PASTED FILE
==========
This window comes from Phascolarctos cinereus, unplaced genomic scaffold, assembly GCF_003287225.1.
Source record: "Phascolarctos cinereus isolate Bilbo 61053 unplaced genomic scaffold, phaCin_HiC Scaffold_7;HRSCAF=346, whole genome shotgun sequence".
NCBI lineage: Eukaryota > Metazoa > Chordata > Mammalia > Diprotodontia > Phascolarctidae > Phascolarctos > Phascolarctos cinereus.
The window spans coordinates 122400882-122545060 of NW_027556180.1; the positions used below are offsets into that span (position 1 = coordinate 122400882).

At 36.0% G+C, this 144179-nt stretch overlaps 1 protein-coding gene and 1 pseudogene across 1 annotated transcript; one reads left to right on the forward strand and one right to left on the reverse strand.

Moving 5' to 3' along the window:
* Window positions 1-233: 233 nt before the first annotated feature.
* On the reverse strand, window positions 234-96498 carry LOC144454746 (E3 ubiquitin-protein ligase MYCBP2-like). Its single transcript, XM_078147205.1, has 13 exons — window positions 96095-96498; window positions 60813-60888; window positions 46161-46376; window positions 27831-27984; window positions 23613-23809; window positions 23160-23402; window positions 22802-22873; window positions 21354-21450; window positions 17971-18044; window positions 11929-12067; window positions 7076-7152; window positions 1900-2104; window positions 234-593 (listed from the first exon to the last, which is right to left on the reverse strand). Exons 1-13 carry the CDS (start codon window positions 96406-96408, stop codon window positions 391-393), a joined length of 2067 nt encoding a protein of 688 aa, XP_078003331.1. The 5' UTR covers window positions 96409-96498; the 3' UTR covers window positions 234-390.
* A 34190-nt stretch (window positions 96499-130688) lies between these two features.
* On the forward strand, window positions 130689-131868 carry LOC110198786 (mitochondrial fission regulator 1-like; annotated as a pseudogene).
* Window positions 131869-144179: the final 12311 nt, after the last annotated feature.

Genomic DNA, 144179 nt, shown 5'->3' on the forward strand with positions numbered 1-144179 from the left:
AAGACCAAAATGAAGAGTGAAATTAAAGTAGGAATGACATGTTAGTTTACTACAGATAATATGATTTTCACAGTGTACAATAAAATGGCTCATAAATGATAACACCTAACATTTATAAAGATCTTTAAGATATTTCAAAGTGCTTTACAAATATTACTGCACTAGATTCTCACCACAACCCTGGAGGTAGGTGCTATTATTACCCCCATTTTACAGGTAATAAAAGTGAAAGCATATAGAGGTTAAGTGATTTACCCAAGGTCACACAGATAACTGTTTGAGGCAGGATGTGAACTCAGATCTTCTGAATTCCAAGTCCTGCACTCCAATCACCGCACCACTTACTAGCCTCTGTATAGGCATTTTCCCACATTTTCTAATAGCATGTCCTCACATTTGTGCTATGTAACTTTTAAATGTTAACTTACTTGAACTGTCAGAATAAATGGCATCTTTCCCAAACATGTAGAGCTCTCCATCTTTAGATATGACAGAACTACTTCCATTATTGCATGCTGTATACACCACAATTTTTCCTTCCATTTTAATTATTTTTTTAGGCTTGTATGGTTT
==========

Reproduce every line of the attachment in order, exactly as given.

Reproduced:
This window comes from Phascolarctos cinereus, unplaced genomic scaffold, assembly GCF_003287225.1.
Source record: "Phascolarctos cinereus isolate Bilbo 61053 unplaced genomic scaffold, phaCin_HiC Scaffold_7;HRSCAF=346, whole genome shotgun sequence".
NCBI lineage: Eukaryota > Metazoa > Chordata > Mammalia > Diprotodontia > Phascolarctidae > Phascolarctos > Phascolarctos cinereus.
The window spans coordinates 122400882-122545060 of NW_027556180.1; the positions used below are offsets into that span (position 1 = coordinate 122400882).

At 36.0% G+C, this 144179-nt stretch overlaps 1 protein-coding gene and 1 pseudogene across 1 annotated transcript; one reads left to right on the forward strand and one right to left on the reverse strand.

Moving 5' to 3' along the window:
* Window positions 1-233: 233 nt before the first annotated feature.
* On the reverse strand, window positions 234-96498 carry LOC144454746 (E3 ubiquitin-protein ligase MYCBP2-like). Its single transcript, XM_078147205.1, has 13 exons — window positions 96095-96498; window positions 60813-60888; window positions 46161-46376; window positions 27831-27984; window positions 23613-23809; window positions 23160-23402; window positions 22802-22873; window positions 21354-21450; window positions 17971-18044; window positions 11929-12067; window positions 7076-7152; window positions 1900-2104; window positions 234-593 (listed from the first exon to the last, which is right to left on the reverse strand). Exons 1-13 carry the CDS (start codon window positions 96406-96408, stop codon window positions 391-393), a joined length of 2067 nt encoding a protein of 688 aa, XP_078003331.1. The 5' UTR covers window positions 96409-96498; the 3' UTR covers window positions 234-390.
* A 34190-nt stretch (window positions 96499-130688) lies between these two features.
* On the forward strand, window positions 130689-131868 carry LOC110198786 (mitochondrial fission regulator 1-like; annotated as a pseudogene).
* Window positions 131869-144179: the final 12311 nt, after the last annotated feature.

Genomic DNA, 144179 nt, shown 5'->3' on the forward strand with positions numbered 1-144179 from the left:
AAGACCAAAATGAAGAGTGAAATTAAAGTAGGAATGACATGTTAGTTTACTACAGATAATATGATTTTCACAGTGTACAATAAAATGGCTCATAAATGATAACACCTAACATTTATAAAGATCTTTAAGATATTTCAAAGTGCTTTACAAATATTACTGCACTAGATTCTCACCACAACCCTGGAGGTAGGTGCTATTATTACCCCCATTTTACAGGTAATAAAAGTGAAAGCATATAGAGGTTAAGTGATTTACCCAAGGTCACACAGATAACTGTTTGAGGCAGGATGTGAACTCAGATCTTCTGAATTCCAAGTCCTGCACTCCAATCACCGCACCACTTACTAGCCTCTGTATAGGCATTTTCCCACATTTTCTAATAGCATGTCCTCACATTTGTGCTATGTAACTTTTAAATGTTAACTTACTTGAACTGTCAGAATAAATGGCATCTTTCCCAAACATGTAGAGCTCTCCATCTTTAGATATGACAGAACTACTTCCATTATTGCATGCTGTATACACCACAATTTTTCCTTCCATTTTAATTATTTTTTTAGGCTTGTATGGTTT